Your inclination in reading about the fascinating life of Moe Berg, subject of the opening chapter of Sam Kean’s brilliantly told story of renegade scientists and spies who sabotaged the Nazi atomic bomb, will be to think that somebody should have made a movie about him. A son of Jewish immigrants born at the turn of the 20th century, Berg attended Princeton University and Columbia Law School, but his passion was baseball. Sure enough, filmmaker Aviva Kempner has explored the life and exploits of Berg in a documentary about the major league baseball catcher who is said to have spoken seven languages but was unable to hit in any of them, and served as a spy in the OSS (Office of Strategic Services), a World War II forerunner of the CIA.
And if you’re tempted to doubt that the tale spun by Sam Kean sounds too Hollywood to be true, it is Snopes verifiable as accurate. Here is a brief synopsis of Berg’s undercover role on a website documenting activities of the OSS:
“Major League Baseball player Moe Berg was recruited by the OSS in 1943 because of his language skills, assigned to the Secret Intelligence branch, and took part in missions in the Caribbean, South America, France, England, Norway, Italy, and the Balkans. Later, Berg was briefed in nuclear physics, and sent to Zürich, Switzerland posing as a Swiss physics student, with the mission of attending a lecture at the Technische Hochschule by Germany’s top nuclear scientist, Werner Heisenberg. His orders were to kill the scientist if he determined that the Germans were far along in their efforts to build an atomic weapon; he found that the scientist was not a threat. Berg was awarded the Presidential Medal of Freedom, but declined to accept it as he was forbidden from saying what he had done to receive the award. He is the only former Major League Baseball player whose baseball card is displayed at CIA headquarters.”
Berg’s story was captured in part by ESPN Classic in this mini-documentary.
As Ralph Berger notes in his SABR piece, Casey Stengel, an eccentric man himself, called Moe Berg “the strangest man ever to play baseball.” And while he will never be enshrined in Baseball’s Hall of Fame for his statistics, he is duly noted by the Atomic Heritage Foundation for participating in the Manhattan Project’s Alsos Mission that helped turn the tide of World War II. Yet as the Jewish Week of New York observed this May, Berg was a mystery in so many ways. Perhaps it was his intrigue with the espionage and counter-espionage that occurs so subtly in baseball that whet Berg’s appetite for the real thing. Consider this excerpt from a penetrating article that he wrote about the sport for a 1941 issue of the Atlantic magazine:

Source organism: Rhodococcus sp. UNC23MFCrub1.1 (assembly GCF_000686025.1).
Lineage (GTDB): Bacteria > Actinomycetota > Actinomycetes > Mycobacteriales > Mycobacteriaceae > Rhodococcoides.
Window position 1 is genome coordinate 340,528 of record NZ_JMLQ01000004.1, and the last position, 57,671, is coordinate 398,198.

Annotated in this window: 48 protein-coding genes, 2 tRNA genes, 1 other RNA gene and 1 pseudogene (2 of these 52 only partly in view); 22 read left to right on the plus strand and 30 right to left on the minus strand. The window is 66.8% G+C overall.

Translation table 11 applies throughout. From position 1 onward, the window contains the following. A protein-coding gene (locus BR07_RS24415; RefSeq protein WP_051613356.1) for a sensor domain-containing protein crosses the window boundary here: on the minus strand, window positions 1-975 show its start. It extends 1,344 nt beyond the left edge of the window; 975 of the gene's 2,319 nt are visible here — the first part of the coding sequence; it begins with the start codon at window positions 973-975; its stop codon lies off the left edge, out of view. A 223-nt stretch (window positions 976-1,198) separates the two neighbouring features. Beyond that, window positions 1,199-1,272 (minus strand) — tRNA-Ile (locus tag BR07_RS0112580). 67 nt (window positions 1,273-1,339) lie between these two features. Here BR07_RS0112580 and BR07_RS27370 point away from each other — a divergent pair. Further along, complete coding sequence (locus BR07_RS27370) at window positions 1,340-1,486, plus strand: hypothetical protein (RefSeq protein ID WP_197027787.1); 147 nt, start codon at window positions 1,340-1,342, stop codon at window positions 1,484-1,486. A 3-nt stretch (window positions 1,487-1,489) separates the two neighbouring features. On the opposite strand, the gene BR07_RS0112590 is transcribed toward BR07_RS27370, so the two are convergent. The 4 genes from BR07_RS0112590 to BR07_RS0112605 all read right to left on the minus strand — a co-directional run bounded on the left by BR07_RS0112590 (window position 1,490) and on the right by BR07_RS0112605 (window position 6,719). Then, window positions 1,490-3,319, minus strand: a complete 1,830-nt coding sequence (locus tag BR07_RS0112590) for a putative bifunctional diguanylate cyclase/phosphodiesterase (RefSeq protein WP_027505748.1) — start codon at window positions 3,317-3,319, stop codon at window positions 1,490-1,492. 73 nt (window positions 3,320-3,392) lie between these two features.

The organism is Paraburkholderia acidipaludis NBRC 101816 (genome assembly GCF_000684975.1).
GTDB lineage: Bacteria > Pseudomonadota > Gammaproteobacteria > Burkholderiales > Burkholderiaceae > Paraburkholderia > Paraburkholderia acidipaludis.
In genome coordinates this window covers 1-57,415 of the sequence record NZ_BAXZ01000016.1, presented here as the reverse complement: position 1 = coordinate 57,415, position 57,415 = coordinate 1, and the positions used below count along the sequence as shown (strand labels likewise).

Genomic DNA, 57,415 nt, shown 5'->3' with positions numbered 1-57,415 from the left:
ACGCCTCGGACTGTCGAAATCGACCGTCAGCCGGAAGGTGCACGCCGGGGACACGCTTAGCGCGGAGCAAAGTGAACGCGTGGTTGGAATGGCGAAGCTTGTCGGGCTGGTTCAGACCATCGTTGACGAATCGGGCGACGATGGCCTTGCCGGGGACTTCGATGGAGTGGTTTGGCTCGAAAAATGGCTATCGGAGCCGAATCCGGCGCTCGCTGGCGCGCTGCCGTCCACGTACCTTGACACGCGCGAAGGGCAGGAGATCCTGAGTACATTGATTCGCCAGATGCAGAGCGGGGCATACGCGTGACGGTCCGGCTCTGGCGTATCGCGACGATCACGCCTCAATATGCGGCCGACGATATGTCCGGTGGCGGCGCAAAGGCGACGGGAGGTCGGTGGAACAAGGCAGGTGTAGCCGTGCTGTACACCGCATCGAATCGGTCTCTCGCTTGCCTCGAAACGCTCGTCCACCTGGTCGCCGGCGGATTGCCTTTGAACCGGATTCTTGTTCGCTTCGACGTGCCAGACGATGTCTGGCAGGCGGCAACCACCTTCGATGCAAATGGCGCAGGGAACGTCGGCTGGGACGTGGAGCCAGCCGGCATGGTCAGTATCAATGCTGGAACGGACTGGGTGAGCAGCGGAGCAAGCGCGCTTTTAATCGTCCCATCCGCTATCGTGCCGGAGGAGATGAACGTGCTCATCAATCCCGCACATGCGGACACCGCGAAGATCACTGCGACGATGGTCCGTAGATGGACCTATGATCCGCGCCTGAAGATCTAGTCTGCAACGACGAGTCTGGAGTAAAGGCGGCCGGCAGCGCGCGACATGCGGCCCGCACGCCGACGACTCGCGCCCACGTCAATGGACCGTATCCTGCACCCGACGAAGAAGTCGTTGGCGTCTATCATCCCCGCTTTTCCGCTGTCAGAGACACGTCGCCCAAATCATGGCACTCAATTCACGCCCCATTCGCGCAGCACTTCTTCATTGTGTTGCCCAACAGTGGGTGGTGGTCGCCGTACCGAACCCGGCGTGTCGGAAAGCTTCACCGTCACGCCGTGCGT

“Signal stealing is possible in many ways. The most prevalent self-betrayals are made by the pitcher and catcher themselves. Such detection requires the closest observation. A catcher, after having given the signal, get sets for the pitch; in doing so he may unintentionally, unconsciously, make a slight move—for example, to the right, in order to be in a better position to catch a right-hander’s curve ball. But more often it is the pitcher who reveals something either to the coaches on the base lines or—what is more telling—to the hitter standing in the batter’s box.
The pitcher will betray himself if he makes two distinct motions for two different pitches—as, for example, a side-arm delivery for the curve and overhand for the fast ball. A pitcher may also betray himself in his windup by raising his arms higher for the fast ball than for the curve. In some cases his eyes are more intent on the plate for one pitch than for another. Usually the curve is more difficult to control. If a pitcher has to make facial distortions, they should be the same for one pitch as for another.
A pitcher covers up the ball with his glove as he fixes it, to escape detection. Otherwise he may reveal that he is holding the ball tigheter for a curve than for a fast ball, or even gripping the stitches differently for one than for the other. Eddie Collins, all-time star second baseman, was probably the greatest spy on the field or at bat in the history of the game. He was a master at ‘getting’ the pitch for himself somewhere in the pitcher’s manipulation of the ball or in his motion. This ability in no small part helped make him the great performer that he was.
Ball players would rather detect these idiosyncracies for themselves, as they stand awaiting the pitch, than get a signal from the coach. The coach, on detecting something, gives a sign to the hitter either silently by some move—for instance, touching his chest—or by word of mouth—‘Come on,’ for a curve. But this is dangerous unless the coach detects the pitches with one hundred per cent accuracy. There must be no doubt. Many times, in baseball, a club knows every pitch thrown and still loses. The hitter may be too anxious if he actually knows what is coming, or a doubt may upset him. And there is always the danger of a pitcher’s suspecting that he is ‘tipping’ himself off. He then deals in a bit of counter-espionage by making more emphatic to the opposition his revealing mannerism to encourage them, only to cross them up at a crucial time.”
There is supplemental material from Sam Kean’s Bastard Brigade book available online. Have a look at the incredible photos here. One is of the the the Major League Baseball all-star team that toured Japan in 1934. Babe Ruth is front and center, with Moe on the front row, second from your left with the catcher’s gear at his feet.
Another touching photo is Moe (center) relaxed at spring training with the Washington Senators in 1933, immersed in his field of dreams.
In addition, there are supplemental notes that will give you a further taste of an intriguing life and story that should be more widely known.